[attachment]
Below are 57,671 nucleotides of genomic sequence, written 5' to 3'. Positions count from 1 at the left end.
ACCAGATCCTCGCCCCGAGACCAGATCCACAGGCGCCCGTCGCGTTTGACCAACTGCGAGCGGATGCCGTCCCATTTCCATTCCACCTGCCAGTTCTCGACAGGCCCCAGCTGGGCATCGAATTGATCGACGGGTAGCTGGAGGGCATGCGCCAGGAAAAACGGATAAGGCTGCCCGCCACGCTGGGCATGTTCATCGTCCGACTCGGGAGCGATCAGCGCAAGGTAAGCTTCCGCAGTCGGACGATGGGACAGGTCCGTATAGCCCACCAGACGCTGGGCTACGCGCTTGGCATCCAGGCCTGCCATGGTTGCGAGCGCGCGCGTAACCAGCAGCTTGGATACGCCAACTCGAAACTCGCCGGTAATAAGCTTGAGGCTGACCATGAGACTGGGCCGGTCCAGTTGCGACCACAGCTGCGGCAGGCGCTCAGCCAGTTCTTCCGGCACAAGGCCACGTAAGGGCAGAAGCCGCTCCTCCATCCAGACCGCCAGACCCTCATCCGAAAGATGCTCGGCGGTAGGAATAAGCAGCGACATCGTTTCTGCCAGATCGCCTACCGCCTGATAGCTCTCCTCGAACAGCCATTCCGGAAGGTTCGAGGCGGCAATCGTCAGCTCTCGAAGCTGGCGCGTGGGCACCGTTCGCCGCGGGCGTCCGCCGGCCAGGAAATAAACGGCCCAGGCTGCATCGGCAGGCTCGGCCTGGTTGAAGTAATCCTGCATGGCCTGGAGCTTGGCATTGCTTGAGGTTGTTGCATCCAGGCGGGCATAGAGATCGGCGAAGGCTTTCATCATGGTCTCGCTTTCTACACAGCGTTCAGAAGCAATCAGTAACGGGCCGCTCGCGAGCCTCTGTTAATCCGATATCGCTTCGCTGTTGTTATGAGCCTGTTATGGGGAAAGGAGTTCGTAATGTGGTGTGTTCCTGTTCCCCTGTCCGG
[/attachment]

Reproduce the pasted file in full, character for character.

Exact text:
Below are 57,671 nucleotides of genomic sequence, written 5' to 3'. Positions count from 1 at the left end.
ACCAGATCCTCGCCCCGAGACCAGATCCACAGGCGCCCGTCGCGTTTGACCAACTGCGAGCGGATGCCGTCCCATTTCCATTCCACCTGCCAGTTCTCGACAGGCCCCAGCTGGGCATCGAATTGATCGACGGGTAGCTGGAGGGCATGCGCCAGGAAAAACGGATAAGGCTGCCCGCCACGCTGGGCATGTTCATCGTCCGACTCGGGAGCGATCAGCGCAAGGTAAGCTTCCGCAGTCGGACGATGGGACAGGTCCGTATAGCCCACCAGACGCTGGGCTACGCGCTTGGCATCCAGGCCTGCCATGGTTGCGAGCGCGCGCGTAACCAGCAGCTTGGATACGCCAACTCGAAACTCGCCGGTAATAAGCTTGAGGCTGACCATGAGACTGGGCCGGTCCAGTTGCGACCACAGCTGCGGCAGGCGCTCAGCCAGTTCTTCCGGCACAAGGCCACGTAAGGGCAGAAGCCGCTCCTCCATCCAGACCGCCAGACCCTCATCCGAAAGATGCTCGGCGGTAGGAATAAGCAGCGACATCGTTTCTGCCAGATCGCCTACCGCCTGATAGCTCTCCTCGAACAGCCATTCCGGAAGGTTCGAGGCGGCAATCGTCAGCTCTCGAAGCTGGCGCGTGGGCACCGTTCGCCGCGGGCGTCCGCCGGCCAGGAAATAAACGGCCCAGGCTGCATCGGCAGGCTCGGCCTGGTTGAAGTAATCCTGCATGGCCTGGAGCTTGGCATTGCTTGAGGTTGTTGCATCCAGGCGGGCATAGAGATCGGCGAAGGCTTTCATCATGGTCTCGCTTTCTACACAGCGTTCAGAAGCAATCAGTAACGGGCCGCTCGCGAGCCTCTGTTAATCCGATATCGCTTCGCTGTTGTTATGAGCCTGTTATGGGGAAAGGAGTTCGTAATGTGGTGTGTTCCTGTTCCCCTGTCCGG